Setting aside its two singles for just a moment, Clancy's Tavern is a fairly rote reiteration of the same album that Toby Keith has been re-recording once a year since 2005's Honkytonk University. While there's something to be said for his work ethic and relative dependability, a good-sized chunk of Clancy's Tavern feels phoned in, and Keith is simply too big a personality and too dynamic a singer to get away with something lackadaisical. It's unfortunate that the couple of brighter moments on the album happen to be counterbalanced by some genuinely gross songs that play into the worst stereotypes about both Keith and country music as a whole.
He may no longer be the force at country radio that he was a decade ago, but when Keith expends some actual effort, he can still write and sell a robust hook better than many of his contemporaries. "I Need to Hear a Country Song" doesn't just pay lip service to genre tropes; instead, Keith speaks to the appeal of songs about drinking and infidelity when he sings, "Instead of hurtin' by myself/Man, I'll just sing along." The title track blatantly lifts both the structure and the melody from, of all things, Billy Joel's "Piano Man," but Keith delivers an empathetic vocal turn, paying tribute to a bar that his grandfather used to run and, in the process, turning Joel's song into a country-fried, drunken barroom anthem.
Few of the other tracks on Clancy's Tavern are as distinctive. "Tryin' to Fall In Love" has a catchy enough hook, but the song itself, which Keith co-wrote with frequent collaborator Bobby Pinson, is fairly pedestrian in its take on a too-familiar subject, while "Beers Ago" stretches the pun in its title ("It seems like yesterday, even though/That was 1652 beers ago") well beyond its breaking point. "Chill-axin'" apes Kenny Chesney's played-out island shtick, and "South of You" and "I Won't Let You Down" are just pure filler. Keith has always been predominantly a singles artist, but Clancy's Tavern has a surprisingly high percentage of songs that play as afterthoughts.
Unfortunately, the album's two singles are more difficult to forget. "Made in America" opens the album with the brand of blustery, swinging-dick patriotism that Keith peddled in the early aughts but had steadily moved away from in the years since country radio stopped playing the Dixie Chicks. While Keith tries to use the line, "He ain't prejudiced/He's just/Made in America," as the song's hook, he can't hide the fact that the song perpetuates an ugly us-versus-them mentality that equates patriotism with buying Craftsman Tools (who were sued, oddly enough, for their misleading use of a "Made in the U.S.A." brand back in 2004, but who's keeping score?) and raising "a family on King James and Uncle Sam."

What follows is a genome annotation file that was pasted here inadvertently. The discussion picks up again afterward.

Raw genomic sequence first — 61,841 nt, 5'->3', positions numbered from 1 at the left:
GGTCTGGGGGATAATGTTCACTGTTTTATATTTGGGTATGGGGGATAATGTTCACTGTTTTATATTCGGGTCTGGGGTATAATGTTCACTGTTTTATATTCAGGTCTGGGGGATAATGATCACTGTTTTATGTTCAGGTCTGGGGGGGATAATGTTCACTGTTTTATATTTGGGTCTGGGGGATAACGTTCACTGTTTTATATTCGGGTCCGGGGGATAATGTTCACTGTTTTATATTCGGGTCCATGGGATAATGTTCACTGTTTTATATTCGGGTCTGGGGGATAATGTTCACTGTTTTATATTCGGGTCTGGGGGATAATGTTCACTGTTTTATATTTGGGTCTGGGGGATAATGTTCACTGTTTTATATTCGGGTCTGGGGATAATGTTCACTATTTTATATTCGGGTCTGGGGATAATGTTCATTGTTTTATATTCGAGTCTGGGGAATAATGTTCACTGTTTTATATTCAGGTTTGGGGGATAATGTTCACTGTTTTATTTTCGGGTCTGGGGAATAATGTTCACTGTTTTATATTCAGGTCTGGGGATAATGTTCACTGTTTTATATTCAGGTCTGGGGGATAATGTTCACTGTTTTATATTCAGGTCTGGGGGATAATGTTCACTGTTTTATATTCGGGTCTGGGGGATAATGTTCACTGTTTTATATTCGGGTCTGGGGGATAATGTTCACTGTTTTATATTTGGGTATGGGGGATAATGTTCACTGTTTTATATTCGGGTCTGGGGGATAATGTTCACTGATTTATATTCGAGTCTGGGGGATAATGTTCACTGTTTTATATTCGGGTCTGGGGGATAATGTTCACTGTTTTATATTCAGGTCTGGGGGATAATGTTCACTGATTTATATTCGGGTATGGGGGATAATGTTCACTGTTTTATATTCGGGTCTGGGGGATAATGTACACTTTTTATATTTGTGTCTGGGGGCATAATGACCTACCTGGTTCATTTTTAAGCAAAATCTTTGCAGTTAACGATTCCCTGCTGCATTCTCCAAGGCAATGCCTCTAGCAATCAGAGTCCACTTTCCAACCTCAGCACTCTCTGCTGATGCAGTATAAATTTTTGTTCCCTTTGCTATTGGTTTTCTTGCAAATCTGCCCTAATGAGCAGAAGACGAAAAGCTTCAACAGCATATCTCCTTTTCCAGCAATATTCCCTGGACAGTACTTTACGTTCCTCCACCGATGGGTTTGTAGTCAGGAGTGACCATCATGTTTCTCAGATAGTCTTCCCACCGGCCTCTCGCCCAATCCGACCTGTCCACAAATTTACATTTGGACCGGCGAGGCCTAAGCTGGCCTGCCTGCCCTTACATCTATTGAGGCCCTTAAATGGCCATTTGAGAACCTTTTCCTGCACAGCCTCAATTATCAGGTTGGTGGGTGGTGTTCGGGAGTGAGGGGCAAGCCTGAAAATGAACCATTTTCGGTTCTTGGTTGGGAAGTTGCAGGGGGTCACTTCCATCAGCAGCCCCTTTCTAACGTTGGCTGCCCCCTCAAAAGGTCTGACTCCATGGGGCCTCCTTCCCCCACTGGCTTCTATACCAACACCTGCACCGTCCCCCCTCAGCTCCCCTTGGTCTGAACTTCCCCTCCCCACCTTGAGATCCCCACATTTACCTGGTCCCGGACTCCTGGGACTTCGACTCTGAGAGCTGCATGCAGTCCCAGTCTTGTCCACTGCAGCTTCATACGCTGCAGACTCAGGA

However closed-minded the point of view might be on "Made in America," at least the song's construction is flawless. The same can't be said for "Red Solo Cup," a would-be party anthem whose video has already amassed over 1.7 million views on YouTube and which has been played to death in every Beta House frat party across this great land during the last month. Keith slurs his way through verses of non sequiturs (the "Freddie Mac can kiss my ass" line is such a stretch that one of the song's four writers likely dislocated an arm) and uproarious "receptacle"/"testicles" rhymes before launching into a sing-along chorus so flat-out stupid ("Red Solo cup, I lift you up/Proceed to party, proceed to party") that its only saving grace is the fact that the people singing it probably are too drunk to notice that it's about as well-written as another viral video hit: Rebecca Black's "Friday." Tempting as it is to say that he should know better, no one has ever accused Keith of having good taste or exercising restraint. So why wouldn't he record something as aggressively bad as "Red Solo Cup" for an album that, for much of its running time, makes it sound like he isn't even trying anymore?